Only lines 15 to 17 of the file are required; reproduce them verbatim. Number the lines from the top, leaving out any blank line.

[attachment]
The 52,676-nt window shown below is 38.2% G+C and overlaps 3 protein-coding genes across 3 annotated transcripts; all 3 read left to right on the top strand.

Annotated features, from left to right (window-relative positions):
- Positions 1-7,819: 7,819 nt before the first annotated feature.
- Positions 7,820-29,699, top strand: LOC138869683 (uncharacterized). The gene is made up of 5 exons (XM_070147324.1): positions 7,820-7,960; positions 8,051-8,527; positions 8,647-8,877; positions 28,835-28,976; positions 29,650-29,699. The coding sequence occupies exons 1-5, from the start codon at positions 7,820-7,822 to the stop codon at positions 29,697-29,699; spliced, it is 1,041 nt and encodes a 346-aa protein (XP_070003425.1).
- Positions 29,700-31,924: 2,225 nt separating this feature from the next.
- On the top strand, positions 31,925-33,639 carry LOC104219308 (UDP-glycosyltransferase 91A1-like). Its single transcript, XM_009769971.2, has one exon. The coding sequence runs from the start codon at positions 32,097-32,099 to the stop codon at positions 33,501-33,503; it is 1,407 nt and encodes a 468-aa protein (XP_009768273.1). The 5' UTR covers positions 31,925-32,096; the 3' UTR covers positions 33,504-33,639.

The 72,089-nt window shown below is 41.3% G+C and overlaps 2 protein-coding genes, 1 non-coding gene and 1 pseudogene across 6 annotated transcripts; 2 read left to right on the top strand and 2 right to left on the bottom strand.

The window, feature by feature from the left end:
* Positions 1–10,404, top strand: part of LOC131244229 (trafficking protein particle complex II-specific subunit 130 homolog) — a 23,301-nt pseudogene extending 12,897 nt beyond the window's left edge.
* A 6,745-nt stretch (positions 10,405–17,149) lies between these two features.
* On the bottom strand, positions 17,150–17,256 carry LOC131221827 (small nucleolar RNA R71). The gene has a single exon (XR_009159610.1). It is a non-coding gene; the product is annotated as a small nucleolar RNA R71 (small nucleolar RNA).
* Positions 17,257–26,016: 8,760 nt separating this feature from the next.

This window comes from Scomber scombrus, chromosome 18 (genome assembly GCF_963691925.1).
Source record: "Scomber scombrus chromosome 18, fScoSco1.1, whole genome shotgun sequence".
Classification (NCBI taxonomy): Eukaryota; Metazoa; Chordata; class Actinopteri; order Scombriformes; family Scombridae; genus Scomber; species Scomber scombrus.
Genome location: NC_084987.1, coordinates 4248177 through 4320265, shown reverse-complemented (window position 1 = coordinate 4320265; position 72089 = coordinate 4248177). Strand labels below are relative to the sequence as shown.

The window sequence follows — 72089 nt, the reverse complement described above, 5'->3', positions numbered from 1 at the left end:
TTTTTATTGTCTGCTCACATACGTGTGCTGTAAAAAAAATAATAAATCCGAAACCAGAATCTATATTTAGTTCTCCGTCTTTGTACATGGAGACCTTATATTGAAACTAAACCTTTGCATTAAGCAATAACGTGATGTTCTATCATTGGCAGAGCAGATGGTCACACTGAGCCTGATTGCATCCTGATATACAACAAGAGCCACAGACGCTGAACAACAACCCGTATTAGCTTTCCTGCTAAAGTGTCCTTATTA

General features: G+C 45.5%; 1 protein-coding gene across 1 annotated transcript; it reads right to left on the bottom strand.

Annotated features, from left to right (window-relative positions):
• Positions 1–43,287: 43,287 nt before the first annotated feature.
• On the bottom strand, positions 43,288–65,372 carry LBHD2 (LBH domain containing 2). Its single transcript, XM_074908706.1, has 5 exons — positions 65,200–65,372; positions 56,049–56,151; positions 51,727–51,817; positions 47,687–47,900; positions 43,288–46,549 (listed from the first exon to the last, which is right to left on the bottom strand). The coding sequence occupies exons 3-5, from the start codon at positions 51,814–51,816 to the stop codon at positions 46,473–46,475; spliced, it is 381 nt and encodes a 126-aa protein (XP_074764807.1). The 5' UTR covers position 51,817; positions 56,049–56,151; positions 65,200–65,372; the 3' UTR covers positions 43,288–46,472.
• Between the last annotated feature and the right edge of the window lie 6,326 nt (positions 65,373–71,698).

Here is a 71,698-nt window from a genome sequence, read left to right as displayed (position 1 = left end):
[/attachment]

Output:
Classification (NCBI taxonomy): Eukaryota; Metazoa; Chordata; class Actinopteri; order Scombriformes; family Scombridae; genus Scomber; species Scomber scombrus.
Genome location: NC_084987.1, coordinates 4248177 through 4320265, shown reverse-complemented (window position 1 = coordinate 4320265; position 72089 = coordinate 4248177). Strand labels below are relative to the sequence as shown.

The window sequence follows — 72089 nt, the reverse complement described above, 5'->3', positions numbered from 1 at the left end: